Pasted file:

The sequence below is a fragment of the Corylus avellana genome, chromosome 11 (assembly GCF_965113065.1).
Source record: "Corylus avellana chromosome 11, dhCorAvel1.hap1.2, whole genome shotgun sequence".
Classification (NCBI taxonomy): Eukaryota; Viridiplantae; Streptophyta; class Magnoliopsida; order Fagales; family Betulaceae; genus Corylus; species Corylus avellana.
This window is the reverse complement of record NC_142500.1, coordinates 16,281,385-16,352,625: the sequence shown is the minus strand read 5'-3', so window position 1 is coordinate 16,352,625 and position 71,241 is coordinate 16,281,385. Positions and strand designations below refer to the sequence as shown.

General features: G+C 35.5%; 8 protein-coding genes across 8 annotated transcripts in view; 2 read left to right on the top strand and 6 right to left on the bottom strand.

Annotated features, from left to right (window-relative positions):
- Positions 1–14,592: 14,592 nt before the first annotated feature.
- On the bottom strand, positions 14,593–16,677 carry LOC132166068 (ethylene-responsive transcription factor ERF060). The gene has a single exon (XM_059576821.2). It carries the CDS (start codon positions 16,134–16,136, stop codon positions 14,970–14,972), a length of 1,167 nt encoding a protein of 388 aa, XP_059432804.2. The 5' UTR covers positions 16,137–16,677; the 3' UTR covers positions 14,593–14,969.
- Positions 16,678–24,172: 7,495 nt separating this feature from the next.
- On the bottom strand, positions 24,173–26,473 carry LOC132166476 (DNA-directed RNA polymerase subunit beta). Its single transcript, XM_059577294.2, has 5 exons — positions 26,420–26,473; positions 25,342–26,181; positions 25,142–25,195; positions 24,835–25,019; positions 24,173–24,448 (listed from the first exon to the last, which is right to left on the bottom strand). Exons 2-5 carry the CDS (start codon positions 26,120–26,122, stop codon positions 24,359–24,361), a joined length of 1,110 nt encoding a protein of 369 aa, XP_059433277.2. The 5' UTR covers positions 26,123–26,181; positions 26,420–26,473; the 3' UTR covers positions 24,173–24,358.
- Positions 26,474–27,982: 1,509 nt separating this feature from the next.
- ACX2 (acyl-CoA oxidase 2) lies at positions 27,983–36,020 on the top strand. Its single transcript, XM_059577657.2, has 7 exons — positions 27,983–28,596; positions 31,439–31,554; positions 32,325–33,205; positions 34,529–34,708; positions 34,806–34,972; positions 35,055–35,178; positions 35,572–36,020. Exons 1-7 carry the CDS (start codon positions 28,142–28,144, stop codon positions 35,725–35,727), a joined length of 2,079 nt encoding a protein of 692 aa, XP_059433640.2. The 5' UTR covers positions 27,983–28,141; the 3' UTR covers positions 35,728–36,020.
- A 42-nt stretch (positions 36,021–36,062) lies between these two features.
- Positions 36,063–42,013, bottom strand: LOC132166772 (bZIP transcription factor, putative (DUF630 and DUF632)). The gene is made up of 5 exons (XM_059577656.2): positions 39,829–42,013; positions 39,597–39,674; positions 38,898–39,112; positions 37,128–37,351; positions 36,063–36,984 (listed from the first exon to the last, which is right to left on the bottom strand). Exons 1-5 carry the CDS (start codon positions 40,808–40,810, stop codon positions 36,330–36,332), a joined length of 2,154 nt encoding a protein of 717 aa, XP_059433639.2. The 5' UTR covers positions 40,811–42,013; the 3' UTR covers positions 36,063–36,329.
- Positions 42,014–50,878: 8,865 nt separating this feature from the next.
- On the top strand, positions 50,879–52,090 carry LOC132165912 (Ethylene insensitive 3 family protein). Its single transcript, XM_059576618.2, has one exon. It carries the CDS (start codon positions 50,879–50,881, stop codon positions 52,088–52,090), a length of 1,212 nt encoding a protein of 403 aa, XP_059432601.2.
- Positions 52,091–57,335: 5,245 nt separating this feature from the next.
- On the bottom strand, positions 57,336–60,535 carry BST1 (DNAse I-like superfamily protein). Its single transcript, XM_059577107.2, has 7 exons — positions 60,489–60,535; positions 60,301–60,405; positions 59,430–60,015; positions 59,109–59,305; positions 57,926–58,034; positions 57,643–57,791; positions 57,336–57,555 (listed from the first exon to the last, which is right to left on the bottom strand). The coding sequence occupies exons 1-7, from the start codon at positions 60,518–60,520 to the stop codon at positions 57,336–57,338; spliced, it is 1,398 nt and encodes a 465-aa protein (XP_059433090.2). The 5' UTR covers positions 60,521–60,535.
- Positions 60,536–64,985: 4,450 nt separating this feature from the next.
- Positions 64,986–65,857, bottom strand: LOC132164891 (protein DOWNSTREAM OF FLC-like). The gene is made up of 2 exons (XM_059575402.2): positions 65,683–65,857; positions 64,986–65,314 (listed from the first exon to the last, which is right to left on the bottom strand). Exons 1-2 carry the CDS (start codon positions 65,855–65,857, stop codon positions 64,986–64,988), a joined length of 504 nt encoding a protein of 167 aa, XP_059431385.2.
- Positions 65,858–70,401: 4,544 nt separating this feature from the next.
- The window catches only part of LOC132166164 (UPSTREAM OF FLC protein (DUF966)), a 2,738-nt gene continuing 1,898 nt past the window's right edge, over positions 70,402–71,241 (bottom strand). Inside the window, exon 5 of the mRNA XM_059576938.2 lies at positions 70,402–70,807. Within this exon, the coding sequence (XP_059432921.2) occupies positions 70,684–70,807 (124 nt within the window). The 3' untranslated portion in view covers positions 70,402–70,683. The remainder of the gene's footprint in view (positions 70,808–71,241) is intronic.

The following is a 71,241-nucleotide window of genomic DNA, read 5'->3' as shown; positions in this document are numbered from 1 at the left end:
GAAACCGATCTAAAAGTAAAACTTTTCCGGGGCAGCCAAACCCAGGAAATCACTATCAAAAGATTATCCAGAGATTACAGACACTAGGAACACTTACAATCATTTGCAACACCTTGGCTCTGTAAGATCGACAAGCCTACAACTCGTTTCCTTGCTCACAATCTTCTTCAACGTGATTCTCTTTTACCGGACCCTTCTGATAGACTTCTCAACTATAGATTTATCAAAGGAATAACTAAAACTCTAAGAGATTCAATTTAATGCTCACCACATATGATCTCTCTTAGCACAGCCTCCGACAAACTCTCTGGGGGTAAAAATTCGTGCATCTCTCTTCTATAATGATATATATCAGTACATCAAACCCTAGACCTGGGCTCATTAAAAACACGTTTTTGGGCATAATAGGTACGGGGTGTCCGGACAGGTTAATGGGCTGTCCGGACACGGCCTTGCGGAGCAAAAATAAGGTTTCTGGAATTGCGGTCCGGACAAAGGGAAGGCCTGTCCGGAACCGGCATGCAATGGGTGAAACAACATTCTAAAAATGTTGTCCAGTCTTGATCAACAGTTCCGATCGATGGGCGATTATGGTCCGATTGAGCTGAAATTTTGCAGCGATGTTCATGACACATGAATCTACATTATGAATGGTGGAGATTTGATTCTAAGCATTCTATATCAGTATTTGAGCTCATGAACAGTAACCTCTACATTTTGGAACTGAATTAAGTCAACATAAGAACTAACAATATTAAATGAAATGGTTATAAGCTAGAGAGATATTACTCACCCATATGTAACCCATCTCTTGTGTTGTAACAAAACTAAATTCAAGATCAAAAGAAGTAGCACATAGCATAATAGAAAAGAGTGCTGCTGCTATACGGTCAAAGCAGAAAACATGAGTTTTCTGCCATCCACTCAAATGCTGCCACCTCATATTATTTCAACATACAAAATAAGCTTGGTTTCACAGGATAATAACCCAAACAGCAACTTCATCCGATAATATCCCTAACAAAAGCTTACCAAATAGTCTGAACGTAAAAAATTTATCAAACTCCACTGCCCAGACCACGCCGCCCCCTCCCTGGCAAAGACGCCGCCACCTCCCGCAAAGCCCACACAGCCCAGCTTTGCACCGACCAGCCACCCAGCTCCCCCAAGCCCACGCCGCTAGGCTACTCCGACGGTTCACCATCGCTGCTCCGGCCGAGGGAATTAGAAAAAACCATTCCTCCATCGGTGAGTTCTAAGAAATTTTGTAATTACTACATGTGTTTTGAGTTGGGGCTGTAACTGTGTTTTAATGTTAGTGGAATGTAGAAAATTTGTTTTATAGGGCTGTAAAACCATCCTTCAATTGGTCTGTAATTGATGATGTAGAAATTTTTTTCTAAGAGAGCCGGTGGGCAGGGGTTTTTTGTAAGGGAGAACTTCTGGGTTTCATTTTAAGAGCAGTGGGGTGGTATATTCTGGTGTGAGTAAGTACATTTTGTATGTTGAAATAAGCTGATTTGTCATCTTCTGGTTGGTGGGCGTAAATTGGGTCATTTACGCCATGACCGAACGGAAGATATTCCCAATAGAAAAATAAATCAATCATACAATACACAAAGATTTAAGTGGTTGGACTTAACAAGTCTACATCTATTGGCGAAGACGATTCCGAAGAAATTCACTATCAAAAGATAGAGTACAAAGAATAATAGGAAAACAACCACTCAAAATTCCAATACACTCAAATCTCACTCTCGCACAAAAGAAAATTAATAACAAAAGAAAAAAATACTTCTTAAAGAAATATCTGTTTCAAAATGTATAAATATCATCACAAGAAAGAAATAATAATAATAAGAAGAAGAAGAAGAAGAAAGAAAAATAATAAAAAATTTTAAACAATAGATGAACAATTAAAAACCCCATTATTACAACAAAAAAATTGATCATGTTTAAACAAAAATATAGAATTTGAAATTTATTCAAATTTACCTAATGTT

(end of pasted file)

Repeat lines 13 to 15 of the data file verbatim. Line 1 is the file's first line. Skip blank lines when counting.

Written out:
- A 42-nt stretch (positions 36,021–36,062) lies between these two features.
- Positions 36,063–42,013, bottom strand: LOC132166772 (bZIP transcription factor, putative (DUF630 and DUF632)). The gene is made up of 5 exons (XM_059577656.2): positions 39,829–42,013; positions 39,597–39,674; positions 38,898–39,112; positions 37,128–37,351; positions 36,063–36,984 (listed from the first exon to the last, which is right to left on the bottom strand). Exons 1-5 carry the CDS (start codon positions 40,808–40,810, stop codon positions 36,330–36,332), a joined length of 2,154 nt encoding a protein of 717 aa, XP_059433639.2. The 5' UTR covers positions 40,811–42,013; the 3' UTR covers positions 36,063–36,329.
- Positions 42,014–50,878: 8,865 nt separating this feature from the next.